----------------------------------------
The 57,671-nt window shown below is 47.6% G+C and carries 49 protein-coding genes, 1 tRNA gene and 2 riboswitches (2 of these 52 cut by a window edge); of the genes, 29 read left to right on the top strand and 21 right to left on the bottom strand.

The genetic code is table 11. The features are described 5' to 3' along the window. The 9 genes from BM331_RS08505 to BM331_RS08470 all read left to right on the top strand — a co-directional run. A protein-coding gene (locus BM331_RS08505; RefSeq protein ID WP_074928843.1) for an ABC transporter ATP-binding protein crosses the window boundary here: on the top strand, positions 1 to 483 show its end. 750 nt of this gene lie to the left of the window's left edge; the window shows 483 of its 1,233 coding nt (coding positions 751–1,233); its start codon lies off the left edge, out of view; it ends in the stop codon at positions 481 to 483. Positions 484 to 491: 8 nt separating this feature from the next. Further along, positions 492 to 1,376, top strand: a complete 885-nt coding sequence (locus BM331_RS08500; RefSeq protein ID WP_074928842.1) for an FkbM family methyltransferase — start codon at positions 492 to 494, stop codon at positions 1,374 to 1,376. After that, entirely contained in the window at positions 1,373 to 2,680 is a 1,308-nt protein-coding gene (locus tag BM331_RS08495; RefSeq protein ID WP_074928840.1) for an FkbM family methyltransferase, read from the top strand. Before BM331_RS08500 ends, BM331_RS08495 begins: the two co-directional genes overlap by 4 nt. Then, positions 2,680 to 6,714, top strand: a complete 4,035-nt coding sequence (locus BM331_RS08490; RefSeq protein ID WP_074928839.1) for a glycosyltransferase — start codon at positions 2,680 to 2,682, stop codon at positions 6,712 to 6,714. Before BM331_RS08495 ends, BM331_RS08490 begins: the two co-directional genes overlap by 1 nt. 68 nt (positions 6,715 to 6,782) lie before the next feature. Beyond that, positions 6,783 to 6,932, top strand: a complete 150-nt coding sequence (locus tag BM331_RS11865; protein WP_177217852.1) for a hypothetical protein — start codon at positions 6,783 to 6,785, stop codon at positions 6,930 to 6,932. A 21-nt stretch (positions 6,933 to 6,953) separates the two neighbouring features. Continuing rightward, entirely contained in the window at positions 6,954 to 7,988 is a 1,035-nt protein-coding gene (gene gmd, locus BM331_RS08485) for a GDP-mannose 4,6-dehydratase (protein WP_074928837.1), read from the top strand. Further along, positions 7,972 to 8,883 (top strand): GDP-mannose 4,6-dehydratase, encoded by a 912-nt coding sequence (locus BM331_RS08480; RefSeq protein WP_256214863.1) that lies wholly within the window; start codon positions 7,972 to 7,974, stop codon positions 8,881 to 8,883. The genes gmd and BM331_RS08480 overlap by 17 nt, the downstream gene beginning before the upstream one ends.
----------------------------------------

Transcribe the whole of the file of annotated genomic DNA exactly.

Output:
The 57,671-nt window shown below is 47.6% G+C and carries 49 protein-coding genes, 1 tRNA gene and 2 riboswitches (2 of these 52 cut by a window edge); of the genes, 29 read left to right on the top strand and 21 right to left on the bottom strand.

The genetic code is table 11. The features are described 5' to 3' along the window. The 9 genes from BM331_RS08505 to BM331_RS08470 all read left to right on the top strand — a co-directional run. A protein-coding gene (locus BM331_RS08505; RefSeq protein ID WP_074928843.1) for an ABC transporter ATP-binding protein crosses the window boundary here: on the top strand, positions 1 to 483 show its end. 750 nt of this gene lie to the left of the window's left edge; the window shows 483 of its 1,233 coding nt (coding positions 751–1,233); its start codon lies off the left edge, out of view; it ends in the stop codon at positions 481 to 483. Positions 484 to 491: 8 nt separating this feature from the next. Further along, positions 492 to 1,376, top strand: a complete 885-nt coding sequence (locus BM331_RS08500; RefSeq protein ID WP_074928842.1) for an FkbM family methyltransferase — start codon at positions 492 to 494, stop codon at positions 1,374 to 1,376. After that, entirely contained in the window at positions 1,373 to 2,680 is a 1,308-nt protein-coding gene (locus tag BM331_RS08495; RefSeq protein ID WP_074928840.1) for an FkbM family methyltransferase, read from the top strand. Before BM331_RS08500 ends, BM331_RS08495 begins: the two co-directional genes overlap by 4 nt. Then, positions 2,680 to 6,714, top strand: a complete 4,035-nt coding sequence (locus BM331_RS08490; RefSeq protein ID WP_074928839.1) for a glycosyltransferase — start codon at positions 2,680 to 2,682, stop codon at positions 6,712 to 6,714. Before BM331_RS08495 ends, BM331_RS08490 begins: the two co-directional genes overlap by 1 nt. 68 nt (positions 6,715 to 6,782) lie before the next feature. Beyond that, positions 6,783 to 6,932, top strand: a complete 150-nt coding sequence (locus tag BM331_RS11865; protein WP_177217852.1) for a hypothetical protein — start codon at positions 6,783 to 6,785, stop codon at positions 6,930 to 6,932. A 21-nt stretch (positions 6,933 to 6,953) separates the two neighbouring features. Continuing rightward, entirely contained in the window at positions 6,954 to 7,988 is a 1,035-nt protein-coding gene (gene gmd, locus BM331_RS08485) for a GDP-mannose 4,6-dehydratase (protein WP_074928837.1), read from the top strand. Further along, positions 7,972 to 8,883 (top strand): GDP-mannose 4,6-dehydratase, encoded by a 912-nt coding sequence (locus BM331_RS08480; RefSeq protein WP_256214863.1) that lies wholly within the window; start codon positions 7,972 to 7,974, stop codon positions 8,881 to 8,883. The genes gmd and BM331_RS08480 overlap by 17 nt, the downstream gene beginning before the upstream one ends.